Types of Coffee That Have The Most Caffeine Per Serving
The average coffee drinker, besides their daily coffee intake, probably still receives one or two stern looks every once in a while. It is known that both caffeine and decaffeinated coffee have bad press, the first one for being (allegedly) too unhealthy. The second one is looked down by coffee purists that don’t even consider it proper coffee. So, what is a regular coffee drinker to do?
From the get go, it’s important to understand that, with every piece of information available, there is a need to have a filter. One cannot believe everything that’s out there, at the risk of losing one’s mind. There are so many articles, “studies”, essays and whatnot supporting either one side of the argument or the other that there is a real need for a sensible middle ground.
Well, my friend, do not worry. I am here to let you know how to choose your coffee beans if caffeine intake is something that concerns you.
First off, it is good to know that the recommended daily limit of caffeine intake per serving is 300 milligrams. An 8-ounce cup of coffee often has 100 milligrams of caffeine, so is three cups a day the limit? If only it were that simple. There are a lot of things that modify the amount of caffeine, so that is the information with which you should concern yourself. I have compiled a little list of things that you should take into consideration when buying your coffee so you can make sure you know how much caffeine you are ingesting:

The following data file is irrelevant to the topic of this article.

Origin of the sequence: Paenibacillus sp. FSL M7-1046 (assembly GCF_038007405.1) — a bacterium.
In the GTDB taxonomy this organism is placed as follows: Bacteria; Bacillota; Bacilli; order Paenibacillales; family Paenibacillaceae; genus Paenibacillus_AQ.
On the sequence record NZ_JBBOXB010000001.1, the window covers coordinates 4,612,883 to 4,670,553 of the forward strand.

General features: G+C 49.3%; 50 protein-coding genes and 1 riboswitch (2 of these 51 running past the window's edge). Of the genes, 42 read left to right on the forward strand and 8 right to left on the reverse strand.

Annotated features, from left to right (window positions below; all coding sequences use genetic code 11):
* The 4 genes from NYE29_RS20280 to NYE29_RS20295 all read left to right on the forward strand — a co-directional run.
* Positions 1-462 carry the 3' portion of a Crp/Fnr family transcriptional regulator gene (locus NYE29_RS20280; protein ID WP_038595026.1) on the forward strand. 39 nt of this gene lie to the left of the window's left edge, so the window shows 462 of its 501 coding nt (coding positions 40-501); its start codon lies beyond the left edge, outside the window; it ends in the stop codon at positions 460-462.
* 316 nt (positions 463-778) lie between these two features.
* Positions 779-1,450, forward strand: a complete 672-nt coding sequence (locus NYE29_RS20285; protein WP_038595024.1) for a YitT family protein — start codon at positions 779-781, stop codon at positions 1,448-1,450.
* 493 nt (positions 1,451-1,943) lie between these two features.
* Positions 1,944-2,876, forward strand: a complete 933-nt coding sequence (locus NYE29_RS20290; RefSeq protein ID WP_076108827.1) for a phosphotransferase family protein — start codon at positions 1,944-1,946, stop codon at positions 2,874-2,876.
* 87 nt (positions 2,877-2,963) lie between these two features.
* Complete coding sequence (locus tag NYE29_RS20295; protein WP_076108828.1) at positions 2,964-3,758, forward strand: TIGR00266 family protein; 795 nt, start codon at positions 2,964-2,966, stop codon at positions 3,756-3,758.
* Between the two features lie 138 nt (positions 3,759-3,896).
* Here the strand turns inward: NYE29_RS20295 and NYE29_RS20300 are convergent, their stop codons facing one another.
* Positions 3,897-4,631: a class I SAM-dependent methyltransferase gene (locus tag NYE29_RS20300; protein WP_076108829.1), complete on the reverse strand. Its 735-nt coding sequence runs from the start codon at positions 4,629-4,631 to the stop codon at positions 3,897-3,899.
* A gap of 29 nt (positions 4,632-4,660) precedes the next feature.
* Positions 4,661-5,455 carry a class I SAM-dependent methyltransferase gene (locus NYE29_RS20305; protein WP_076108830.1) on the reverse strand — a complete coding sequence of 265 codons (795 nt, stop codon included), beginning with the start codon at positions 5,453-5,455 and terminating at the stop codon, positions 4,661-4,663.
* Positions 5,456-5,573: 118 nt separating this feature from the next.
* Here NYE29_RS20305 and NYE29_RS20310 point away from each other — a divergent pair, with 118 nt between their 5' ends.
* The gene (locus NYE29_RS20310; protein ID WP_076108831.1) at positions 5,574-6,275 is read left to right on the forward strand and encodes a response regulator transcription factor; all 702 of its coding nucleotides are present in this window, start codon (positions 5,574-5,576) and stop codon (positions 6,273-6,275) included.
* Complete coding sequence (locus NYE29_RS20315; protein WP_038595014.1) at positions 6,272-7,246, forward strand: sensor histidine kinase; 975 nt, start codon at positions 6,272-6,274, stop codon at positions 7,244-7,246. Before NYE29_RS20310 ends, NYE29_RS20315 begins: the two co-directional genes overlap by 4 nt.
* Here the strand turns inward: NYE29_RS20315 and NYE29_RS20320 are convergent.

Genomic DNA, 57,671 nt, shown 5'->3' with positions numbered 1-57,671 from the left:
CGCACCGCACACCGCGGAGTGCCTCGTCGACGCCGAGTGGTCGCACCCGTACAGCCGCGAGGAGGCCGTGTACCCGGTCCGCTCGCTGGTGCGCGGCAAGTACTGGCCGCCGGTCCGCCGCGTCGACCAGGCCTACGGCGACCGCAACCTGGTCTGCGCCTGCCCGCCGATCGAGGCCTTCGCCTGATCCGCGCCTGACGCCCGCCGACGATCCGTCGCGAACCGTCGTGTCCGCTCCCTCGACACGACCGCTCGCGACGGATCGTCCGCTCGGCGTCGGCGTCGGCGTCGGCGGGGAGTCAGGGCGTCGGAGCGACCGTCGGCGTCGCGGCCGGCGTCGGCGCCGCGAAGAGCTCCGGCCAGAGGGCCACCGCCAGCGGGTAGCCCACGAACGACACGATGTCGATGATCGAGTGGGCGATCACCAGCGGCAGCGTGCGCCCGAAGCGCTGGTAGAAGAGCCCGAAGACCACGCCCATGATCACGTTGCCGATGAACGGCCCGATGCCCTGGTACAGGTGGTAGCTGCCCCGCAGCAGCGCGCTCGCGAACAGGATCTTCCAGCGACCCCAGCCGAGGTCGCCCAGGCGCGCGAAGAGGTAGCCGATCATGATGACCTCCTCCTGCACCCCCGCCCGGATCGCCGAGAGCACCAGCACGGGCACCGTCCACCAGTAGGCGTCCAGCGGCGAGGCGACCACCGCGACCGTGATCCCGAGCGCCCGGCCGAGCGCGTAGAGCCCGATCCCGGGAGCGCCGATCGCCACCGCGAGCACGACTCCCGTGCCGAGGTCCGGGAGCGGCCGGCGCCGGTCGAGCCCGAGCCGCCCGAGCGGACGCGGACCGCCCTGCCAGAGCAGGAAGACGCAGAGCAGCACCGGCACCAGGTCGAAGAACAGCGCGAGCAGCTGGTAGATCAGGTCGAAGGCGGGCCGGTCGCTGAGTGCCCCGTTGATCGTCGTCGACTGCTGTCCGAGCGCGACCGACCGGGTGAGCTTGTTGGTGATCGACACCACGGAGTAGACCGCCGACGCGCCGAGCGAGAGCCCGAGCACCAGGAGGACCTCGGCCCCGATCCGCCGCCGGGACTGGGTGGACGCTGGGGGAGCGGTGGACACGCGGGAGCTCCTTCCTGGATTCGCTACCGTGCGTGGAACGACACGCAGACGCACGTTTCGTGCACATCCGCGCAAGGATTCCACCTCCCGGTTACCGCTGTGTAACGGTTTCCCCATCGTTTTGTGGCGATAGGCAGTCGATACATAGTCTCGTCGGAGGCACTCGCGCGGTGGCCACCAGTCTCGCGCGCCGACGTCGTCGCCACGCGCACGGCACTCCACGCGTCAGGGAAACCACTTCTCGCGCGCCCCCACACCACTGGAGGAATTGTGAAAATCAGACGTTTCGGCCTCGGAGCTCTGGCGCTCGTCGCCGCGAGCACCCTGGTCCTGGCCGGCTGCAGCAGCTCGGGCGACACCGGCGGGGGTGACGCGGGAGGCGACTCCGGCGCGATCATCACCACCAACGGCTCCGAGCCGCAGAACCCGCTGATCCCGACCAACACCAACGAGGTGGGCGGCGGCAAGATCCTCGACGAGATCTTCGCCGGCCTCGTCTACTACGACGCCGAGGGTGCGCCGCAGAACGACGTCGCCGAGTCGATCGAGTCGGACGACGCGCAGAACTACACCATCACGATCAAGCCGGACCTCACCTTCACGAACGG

Here Are The Types of Coffee That Have The Most Caffeine Per Serving
The roast: When checking different brands and types of coffee, I am sure the type of roast will be listed; light, medium or dark. The darker roasts have the bolder tastes, but also the smallest amount of caffeine. The longer the beans are roasted, the more caffeine gets burned off. Lighter roasts are not as strong but they contain more caffeine.
Type of bean: Most coffee houses take a lot of pride in the type of coffee they serve and they make a point in letting their customers know what bean they specialize in. The most popular are Robusta and Arabica. It has been reported that the Arabica bean has almost half the amount of caffeine the Robusta has, so if you want to reduce your caffeine intake, next time choose Arabica over Robusta.
Brewing process: The longer the time the beans are soaked, the more amount of caffeine you will end up with. If this is a concern, choose a cup of espresso over some coffee brewed in a traditional drip maker. The French press finds itself in a middle ground between these other two.
The Grind: Just like the brewing process can change the caffeine content of your coffee so to can the grind size. If you grind your beans a little too coarse for your chosen brewing method then less flavor and less caffeine will be extracted. Conversely a finer grind will put more caffeine in your cup. All the more reason to buy the best coffee grinder you can afford so that you can really dial in those grind size settings.
Brand: Though brands do not often list the amount of caffeine their product packs, you can, more often than not, use pricing as a guide. The more expensive the brand, the more caffeine their coffee has.
I am sure that these little guidelines will help you educate yourself in the area of caffeine, so next time you are buying some coffee you will be able to understand what you are putting inside your body and make a choice based on that.
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